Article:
Cathodic Protection (CP) is a proven method of minimizing corrosion and significantly prolonging the useful life of metallic structures submerged in soil or water.
Corrosion is an electro-chemical process that occurs where current discharges from a metallic structure, such as a steel pipe (anode), through an electrolyte such as water, concrete or soil to a cathode. Corrosion requires four elements:
In the corrosion process, the anode and a cathode may be different metals or, in the case of a rusting steel pipe, may be close together on the same surface but have different metallurgical variations or exposure to different electrolytes:
The objective of CP is to cause the entire surface of the metallic structure to be cathodic to its environment by forcing electrical current back onto the metal. This is accomplished through the installation of sacrificial anodes along with impressed current systems depending on the protection requirements.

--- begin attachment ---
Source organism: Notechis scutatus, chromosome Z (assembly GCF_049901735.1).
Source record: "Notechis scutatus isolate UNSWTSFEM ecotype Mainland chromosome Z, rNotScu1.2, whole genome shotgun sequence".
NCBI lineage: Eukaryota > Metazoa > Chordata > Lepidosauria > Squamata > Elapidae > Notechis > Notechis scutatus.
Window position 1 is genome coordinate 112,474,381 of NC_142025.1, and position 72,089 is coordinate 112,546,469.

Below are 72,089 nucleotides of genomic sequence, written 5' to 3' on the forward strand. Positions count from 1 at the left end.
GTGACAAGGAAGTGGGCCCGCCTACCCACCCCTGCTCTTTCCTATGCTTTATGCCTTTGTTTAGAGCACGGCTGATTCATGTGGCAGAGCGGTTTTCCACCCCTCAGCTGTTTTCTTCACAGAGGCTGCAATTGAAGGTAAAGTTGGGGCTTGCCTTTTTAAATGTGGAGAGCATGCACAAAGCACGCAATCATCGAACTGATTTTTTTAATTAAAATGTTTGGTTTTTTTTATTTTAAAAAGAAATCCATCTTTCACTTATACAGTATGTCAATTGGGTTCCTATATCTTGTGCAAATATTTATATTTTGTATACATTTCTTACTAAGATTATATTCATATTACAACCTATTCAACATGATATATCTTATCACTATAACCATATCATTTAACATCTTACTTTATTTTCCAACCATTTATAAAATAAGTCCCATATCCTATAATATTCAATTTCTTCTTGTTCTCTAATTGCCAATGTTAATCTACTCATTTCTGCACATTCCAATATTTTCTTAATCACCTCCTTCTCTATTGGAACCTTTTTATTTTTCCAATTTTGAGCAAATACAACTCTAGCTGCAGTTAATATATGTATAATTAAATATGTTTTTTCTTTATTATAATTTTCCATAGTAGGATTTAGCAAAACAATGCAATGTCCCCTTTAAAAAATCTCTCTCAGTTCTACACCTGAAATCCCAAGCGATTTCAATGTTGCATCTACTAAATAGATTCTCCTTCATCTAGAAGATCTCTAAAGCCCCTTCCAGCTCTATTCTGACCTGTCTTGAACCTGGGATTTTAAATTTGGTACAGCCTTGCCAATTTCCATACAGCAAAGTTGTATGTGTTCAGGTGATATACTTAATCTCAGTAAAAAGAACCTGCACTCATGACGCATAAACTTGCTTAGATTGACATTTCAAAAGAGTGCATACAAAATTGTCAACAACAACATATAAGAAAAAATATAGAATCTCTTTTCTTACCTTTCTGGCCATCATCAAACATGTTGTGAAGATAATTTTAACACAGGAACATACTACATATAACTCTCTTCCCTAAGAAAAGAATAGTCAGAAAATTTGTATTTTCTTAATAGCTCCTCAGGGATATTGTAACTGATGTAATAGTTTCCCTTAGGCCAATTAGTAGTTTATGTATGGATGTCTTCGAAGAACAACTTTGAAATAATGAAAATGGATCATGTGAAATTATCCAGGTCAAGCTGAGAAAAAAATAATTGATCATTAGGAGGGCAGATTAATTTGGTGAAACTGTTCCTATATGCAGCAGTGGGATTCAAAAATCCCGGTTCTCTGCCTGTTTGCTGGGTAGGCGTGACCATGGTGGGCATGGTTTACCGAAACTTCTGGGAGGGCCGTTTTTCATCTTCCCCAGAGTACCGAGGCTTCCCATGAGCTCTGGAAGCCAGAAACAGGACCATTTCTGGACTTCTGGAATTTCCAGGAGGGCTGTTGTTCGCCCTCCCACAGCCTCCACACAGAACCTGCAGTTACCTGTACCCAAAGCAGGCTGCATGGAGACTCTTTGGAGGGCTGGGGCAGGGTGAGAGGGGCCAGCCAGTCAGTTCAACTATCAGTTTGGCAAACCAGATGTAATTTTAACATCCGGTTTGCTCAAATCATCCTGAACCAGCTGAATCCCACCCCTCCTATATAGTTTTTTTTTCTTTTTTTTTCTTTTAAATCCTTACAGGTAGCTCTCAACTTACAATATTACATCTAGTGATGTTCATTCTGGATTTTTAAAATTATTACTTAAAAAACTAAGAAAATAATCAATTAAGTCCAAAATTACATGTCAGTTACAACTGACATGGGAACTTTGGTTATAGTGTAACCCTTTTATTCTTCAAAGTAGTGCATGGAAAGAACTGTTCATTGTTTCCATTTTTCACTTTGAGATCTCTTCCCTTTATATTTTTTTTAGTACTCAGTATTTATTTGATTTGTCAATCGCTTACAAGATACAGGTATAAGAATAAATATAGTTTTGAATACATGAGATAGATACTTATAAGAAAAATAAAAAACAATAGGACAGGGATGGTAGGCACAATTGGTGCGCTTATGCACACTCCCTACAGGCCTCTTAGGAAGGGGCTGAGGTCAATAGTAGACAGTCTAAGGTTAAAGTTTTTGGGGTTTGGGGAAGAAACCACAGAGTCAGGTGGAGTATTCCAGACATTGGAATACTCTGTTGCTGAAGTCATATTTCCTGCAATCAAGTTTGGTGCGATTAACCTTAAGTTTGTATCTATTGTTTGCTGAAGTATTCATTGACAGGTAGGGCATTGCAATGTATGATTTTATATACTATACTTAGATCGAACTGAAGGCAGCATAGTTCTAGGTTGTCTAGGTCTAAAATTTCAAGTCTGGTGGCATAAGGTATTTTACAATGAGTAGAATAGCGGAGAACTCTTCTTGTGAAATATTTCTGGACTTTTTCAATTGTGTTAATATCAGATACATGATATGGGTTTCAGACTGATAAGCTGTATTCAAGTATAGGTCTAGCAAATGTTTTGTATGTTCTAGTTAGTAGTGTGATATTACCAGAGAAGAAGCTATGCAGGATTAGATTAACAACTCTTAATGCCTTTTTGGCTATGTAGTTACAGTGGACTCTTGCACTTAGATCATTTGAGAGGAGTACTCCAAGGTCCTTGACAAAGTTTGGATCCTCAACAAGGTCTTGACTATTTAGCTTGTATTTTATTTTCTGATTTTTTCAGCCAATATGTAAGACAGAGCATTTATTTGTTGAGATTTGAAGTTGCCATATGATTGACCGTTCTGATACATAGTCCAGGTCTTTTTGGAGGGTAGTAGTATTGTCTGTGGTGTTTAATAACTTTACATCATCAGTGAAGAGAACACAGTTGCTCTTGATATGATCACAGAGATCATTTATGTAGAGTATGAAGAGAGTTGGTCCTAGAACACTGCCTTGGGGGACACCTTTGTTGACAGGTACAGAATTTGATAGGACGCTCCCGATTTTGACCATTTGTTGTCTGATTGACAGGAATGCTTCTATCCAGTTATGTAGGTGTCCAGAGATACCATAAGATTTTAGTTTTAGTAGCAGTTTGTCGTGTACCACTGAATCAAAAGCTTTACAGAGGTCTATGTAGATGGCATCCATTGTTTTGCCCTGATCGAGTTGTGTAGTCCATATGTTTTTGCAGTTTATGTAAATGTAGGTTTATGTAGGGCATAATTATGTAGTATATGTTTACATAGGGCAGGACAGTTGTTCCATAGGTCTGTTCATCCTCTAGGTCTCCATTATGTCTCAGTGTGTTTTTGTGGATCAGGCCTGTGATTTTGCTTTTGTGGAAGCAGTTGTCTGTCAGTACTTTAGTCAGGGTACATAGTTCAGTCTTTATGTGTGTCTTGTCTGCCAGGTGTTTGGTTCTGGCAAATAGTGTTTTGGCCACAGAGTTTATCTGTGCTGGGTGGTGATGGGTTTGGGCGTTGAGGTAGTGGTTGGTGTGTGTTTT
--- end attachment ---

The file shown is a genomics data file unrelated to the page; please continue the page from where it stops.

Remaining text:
With periodic maintenance, a CP system is designed to be effective for a period of 15 to 20 years, after which the anodes would typically be replaced.
Well Casing Protection
Many areas of SE Saskatchewan and SW Manitoba are underlain by the Blairmore Formation, a water-bearing layer of highly corrosive brine – an excellent electrolyte!
Wells drilled in these areas typically intercept the Blairmore and once cased are immediately subjected to this highly corrosive environment. Prolonged exposure of the well casing to this environment can result in premature casing failure.
Casing cement, which is often thought of as a protective coating, does little to mitigate the corrosion by the nature of its permeability and the fact it can act as an electrolyte.
The installation of a CP system inhibits well casing corrosion at a fraction of the cost, over the life of the well, compared to casing replacement.
Field Production Equipment